Is There a Boycott in the Immediate Future for Baidu?

China’s go-to search engine and web company—Baidu, Inc.—has recently been accused of profiting from biased information being shared on several of its medical chat groups, sparking calls from many for a boycott of the Internet giant.

The medical chat groups are among the many on Baidu’s Tieba (“post bar”)—a major chat platform featuring a full spectrum of moderated forums. As one example, Baidu reportedly sold ownership of an active haemophilia-focused group to unqualified private hospitals, thereby helping them to target potential clients. To better accomplish this, a new “expert” replaced the group’s long-standing volunteer moderators without warning, and then began regularly posting ads for what were deemed substandard medical facilities. Some people ended up visiting these hospitals but soon after posted criticism on the group, due to dodgy medical practices that they either witnessed or experienced firsthand. Any and all criticisms were promptly deleted by the new moderator.

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The Financial Times reports, “In addition to problems on the haemophilia board, local media raised doubts about the qualifications of for-profit hospitals and pharmaceutical companies in charge of Tieba forums to dispense advice on high blood pressure, liver disease, vascular disease, and uterine fibroids.”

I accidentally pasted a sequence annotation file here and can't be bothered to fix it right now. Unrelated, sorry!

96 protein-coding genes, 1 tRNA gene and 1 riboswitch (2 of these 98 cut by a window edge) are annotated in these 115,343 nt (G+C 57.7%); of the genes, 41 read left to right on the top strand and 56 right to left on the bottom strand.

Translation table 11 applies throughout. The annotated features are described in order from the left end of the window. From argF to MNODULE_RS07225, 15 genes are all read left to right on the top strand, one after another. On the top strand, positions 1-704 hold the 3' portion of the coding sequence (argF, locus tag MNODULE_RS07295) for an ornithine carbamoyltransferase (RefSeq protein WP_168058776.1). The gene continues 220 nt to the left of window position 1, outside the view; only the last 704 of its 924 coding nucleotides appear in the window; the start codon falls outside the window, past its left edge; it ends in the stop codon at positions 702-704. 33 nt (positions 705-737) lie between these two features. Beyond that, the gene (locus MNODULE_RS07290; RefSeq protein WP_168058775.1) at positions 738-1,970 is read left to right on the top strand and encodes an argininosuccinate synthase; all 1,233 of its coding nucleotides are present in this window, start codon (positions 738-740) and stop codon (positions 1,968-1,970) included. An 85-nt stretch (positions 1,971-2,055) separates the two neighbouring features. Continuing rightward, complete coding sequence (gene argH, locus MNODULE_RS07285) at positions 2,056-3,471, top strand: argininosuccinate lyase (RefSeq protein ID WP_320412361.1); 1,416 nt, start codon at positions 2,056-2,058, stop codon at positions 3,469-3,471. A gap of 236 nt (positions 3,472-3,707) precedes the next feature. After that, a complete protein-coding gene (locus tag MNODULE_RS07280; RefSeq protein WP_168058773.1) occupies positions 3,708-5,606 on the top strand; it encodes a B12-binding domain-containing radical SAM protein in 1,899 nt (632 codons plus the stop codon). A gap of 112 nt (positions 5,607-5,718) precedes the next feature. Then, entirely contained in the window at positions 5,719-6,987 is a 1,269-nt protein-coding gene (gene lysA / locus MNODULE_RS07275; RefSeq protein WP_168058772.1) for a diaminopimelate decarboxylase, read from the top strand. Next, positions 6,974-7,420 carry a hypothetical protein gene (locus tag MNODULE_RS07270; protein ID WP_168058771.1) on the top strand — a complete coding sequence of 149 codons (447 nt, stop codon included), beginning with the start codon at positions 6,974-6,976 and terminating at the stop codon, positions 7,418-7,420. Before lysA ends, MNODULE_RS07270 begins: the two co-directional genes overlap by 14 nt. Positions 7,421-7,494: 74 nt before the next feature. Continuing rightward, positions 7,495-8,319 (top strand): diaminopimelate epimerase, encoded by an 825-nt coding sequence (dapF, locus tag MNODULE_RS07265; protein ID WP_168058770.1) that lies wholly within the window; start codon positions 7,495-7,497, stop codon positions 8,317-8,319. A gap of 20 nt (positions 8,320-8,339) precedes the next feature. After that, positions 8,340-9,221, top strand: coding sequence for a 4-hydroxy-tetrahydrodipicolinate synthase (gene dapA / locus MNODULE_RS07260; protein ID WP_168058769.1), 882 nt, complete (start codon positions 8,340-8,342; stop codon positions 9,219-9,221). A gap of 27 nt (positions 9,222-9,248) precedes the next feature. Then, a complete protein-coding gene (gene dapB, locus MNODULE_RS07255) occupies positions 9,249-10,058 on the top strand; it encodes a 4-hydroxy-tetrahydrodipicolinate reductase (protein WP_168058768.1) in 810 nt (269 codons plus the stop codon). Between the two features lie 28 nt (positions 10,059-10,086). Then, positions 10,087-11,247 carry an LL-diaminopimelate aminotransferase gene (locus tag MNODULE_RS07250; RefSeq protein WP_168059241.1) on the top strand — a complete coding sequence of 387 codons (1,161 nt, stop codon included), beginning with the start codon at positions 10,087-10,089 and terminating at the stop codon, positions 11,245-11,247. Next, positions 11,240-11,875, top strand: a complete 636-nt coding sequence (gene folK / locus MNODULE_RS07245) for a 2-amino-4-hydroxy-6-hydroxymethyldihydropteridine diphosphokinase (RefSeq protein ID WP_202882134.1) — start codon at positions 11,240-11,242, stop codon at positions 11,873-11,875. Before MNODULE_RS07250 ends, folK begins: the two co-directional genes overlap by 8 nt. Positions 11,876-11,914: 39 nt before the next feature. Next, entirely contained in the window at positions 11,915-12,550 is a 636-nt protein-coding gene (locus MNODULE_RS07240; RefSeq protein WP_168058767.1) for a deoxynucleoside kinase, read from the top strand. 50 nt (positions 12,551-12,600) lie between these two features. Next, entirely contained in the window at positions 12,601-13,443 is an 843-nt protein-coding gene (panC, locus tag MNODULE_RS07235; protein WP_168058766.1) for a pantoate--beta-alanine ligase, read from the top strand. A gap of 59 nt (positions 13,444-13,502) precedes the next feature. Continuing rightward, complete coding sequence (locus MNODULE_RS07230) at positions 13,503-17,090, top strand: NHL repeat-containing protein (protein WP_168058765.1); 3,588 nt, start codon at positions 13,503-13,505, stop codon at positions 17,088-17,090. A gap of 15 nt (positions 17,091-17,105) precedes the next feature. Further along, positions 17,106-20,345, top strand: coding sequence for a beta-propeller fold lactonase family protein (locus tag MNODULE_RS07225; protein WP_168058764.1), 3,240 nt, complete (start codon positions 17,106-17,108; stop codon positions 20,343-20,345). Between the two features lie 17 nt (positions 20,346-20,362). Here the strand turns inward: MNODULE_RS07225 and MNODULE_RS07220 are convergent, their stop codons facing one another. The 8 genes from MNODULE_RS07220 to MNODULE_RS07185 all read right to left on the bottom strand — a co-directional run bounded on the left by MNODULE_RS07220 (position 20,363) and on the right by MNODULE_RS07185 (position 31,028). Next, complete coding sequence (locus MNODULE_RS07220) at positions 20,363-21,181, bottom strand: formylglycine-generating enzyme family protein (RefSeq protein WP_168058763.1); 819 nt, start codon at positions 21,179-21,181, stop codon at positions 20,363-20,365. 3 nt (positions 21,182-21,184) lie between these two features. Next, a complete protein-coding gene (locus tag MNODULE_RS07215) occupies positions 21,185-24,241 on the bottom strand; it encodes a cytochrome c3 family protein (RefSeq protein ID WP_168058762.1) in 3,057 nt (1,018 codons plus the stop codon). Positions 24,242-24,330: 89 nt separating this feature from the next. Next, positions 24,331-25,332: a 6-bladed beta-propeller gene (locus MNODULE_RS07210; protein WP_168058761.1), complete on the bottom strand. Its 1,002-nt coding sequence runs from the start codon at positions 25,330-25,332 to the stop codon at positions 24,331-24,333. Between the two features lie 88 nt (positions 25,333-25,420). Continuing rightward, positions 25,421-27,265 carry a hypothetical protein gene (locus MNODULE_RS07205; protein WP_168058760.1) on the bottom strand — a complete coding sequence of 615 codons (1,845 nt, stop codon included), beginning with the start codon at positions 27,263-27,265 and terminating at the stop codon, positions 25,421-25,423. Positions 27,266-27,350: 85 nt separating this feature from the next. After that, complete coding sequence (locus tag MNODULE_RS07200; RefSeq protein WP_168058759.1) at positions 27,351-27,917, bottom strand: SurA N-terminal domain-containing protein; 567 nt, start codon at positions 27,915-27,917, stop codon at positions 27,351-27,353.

Shortly after, netizens criticized the practices on the haemophilia board and Baidu announced that it had removed the new owner of the group and replaced them with someone from an NGO.

Baidu has stated that it would halt profit-driven chat group ownership, but the damage is already done. There are many who say that other illness support groups are being moderated by fake experts and for-profit entities. Dozens of non-profits have already filed a formal complaint with the Beijing Administration of Industry and Commerce, accusing Baidu of violating China’s advertising law.

The monetization of the Tieba groups has been discussed on numerous state-run media outlets in China, pointing out how valuable they are as advertising money makers. So it should come as no surprise that countless other communities on the Tieba platform are backed either by those with an agenda or simply as a joint-effort helping Baidu stay competitive in the social media world. When it comes to manipulating people in regard to how they treat serious illnesses, though, that is sinking to an all-new low.

H/T: Financial Times